The first issue was my apples not caramelizing. After two attempts to get amber-colored syrup, I decided that I just would not have nice caramelized applesauce and get on with my day. By that time it was too late to make the turnovers for breakfast, and as it turns out, it wouldn’t have mattered anyway because my frozen puff pastry was completely distorted and impossible to remove from the paper, which I discovered on Sunday morning when I tried to make the turnovers. Since Mr. Penpen and I had a brunch to attend, errands to run (including purchasing more puff pastry), and a dog to exercise (although basically all she did was move from one shady spot to another), I finally got around to baking the turnovers this afternoon.

The result? Wonderful flaky pastries, with a sweet and creamy filling – the apple filling was fine. I gave this recipe a 10 for Deliciousness and a 4 for Effort, giving it an EDR of 2.5. Many thanks to Tracey of Tracey’s Culinary Adventures for choosing such a fantastic dessert – or breakfast. You can find the recipe on Tracey’s site, and be sure to check out the Sweet Melissa Sundays site to see what the other bakers thought of these.

Thursday, April 16, 2009


I recently read the delightful culinary memoir A Homemade Life by Molly Wizenberg of Orangette. I have always enjoyed cookbooks that contain anecdotes about the recipes’ provenance and I also adore cooking memoirs, most of which I’ve read just have a handful of recipes. This book was the ultimate combination of both: it had a recipe for each story.

Amongst many wonderful recipes (I’ve already made several and they’ve all been outstanding), was one for Coconut Macaroons With Chocolate Ganache. I think I felt an affinity towards this recipe because it derived from a deli just a stone’s throw from my house. I enjoy coconut desserts every now and then, but since my boyfriend does not like coconut, I rarely make them. However, I was forced to buy a bag– really, sweetened coconut does not come in the bulk section – several weeks ago when TWD made Coconut Butter Thins. I had the good part of the bag of coconut left after making a half recipe of the cookies and then after making the Banana Cream Pie a week later, I had an excess of egg whites, so I knew it was time to make macaroons.

I had never made macaroons and it was quite simple: just four ingredients for the cookie portion, plus two more for the ganache. I gave this recipe a 2 for Effort and a 7 for Deliciousness, giving it an EDR of 3.5. You can find the recipe here on Orangette, in addition to a slightly different version of the tale. I only glazed about half of my cookies, and I actually found I preferred them without the chocolate. They are nice, sweet, chewy cookies – very hard to stop eating, especially since I made them small. Since Mr. Penpen doesn’t like coconut, though he did say he could get behind chocolate-covered coconut, I froze a good portion of them and will bring them when I see my family next week.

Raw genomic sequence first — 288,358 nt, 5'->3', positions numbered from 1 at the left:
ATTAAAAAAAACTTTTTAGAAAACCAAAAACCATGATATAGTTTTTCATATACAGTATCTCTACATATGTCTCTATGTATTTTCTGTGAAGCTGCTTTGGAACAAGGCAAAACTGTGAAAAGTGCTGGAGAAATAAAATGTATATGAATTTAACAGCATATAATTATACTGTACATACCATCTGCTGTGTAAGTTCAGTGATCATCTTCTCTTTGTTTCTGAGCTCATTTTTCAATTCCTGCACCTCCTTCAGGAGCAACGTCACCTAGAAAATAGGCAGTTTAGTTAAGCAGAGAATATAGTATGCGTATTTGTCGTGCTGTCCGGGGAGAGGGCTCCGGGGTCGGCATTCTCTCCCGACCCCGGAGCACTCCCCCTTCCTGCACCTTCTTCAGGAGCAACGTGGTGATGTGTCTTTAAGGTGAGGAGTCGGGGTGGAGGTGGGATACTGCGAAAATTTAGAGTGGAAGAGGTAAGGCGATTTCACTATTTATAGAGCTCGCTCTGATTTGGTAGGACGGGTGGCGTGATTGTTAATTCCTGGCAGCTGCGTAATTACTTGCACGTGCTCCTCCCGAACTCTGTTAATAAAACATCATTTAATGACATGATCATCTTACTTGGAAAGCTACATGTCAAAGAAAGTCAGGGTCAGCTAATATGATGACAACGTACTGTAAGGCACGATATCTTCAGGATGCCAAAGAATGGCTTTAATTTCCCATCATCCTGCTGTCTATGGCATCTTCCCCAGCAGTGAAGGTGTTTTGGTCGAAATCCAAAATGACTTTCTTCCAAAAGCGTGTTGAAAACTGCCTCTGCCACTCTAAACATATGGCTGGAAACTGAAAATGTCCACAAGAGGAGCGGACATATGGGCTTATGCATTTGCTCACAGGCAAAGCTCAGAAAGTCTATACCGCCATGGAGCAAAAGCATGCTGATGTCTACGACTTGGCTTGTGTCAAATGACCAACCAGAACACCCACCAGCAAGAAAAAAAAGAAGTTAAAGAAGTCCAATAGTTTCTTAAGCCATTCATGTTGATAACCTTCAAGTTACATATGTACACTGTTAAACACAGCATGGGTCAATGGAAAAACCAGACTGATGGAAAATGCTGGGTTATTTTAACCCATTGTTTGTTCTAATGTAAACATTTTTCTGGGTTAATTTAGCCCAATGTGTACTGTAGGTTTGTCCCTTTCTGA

Tuesday, April 14, 2009

TWD: 15 Minute Magic Chocolate Amaretti Torte

A while ago I implemented a Tuesdays With Dorie rule for myself. I decided that I would finish writing my post on Monday night and publish it before I went to work on Tuesday in order to not have that horrible last-minute homework assignment on Tuesday evening when I come home. This also prohibits me from glancing at others’ posts before I write mine, which I don’t like to do. And up until this week, I have followed the rule and it’s been great. (And tonight totally convinced me to stick with my rule, since our internet has been down for the better part of the night.) I got a little behind this week, between other baking (hopefully some will make it here soon), taxes, and Easter; so it was extremely fortuitous that this week’s recipe was called 15 Minute Magic Chocolate Amaretti Torte.

This is a fabulously quick, easy, and delicious dessert – Dorie isn’t kidding when she says fifteen minutes. I managed to throw mine together on Monday night while I was making dinner. I quartered the recipe since I’ve had quite a bit of chocolate recently, but I would certainly make a full-size version of this torte in the future. There was much discussion on the P&Q board about amaretti cookies; I did not find Dorie’s favorite brand, but I found some wonderful ones sold individually (perfect since I made a mini) at A.G. Ferrari Foods, they were even wrapped up in pretty Easter colors.

I gave this recipe a 9 for Deliciousness (I’m sure it would be a 10 with the glaze and almond whipped cream) and a 2 for Effort, giving it an EDR of 4.5. Many thanks to Holly of Phe/MOM/enon for selecting this lovely torte at just the right time. You can find the magic recipe on Holly’s site, and be sure to check out the TWD blogroll to see what the other bakers thought of it.

Sunday, April 12, 2009

Sweet Melissa Sundays: Brooklyn Brownout Cake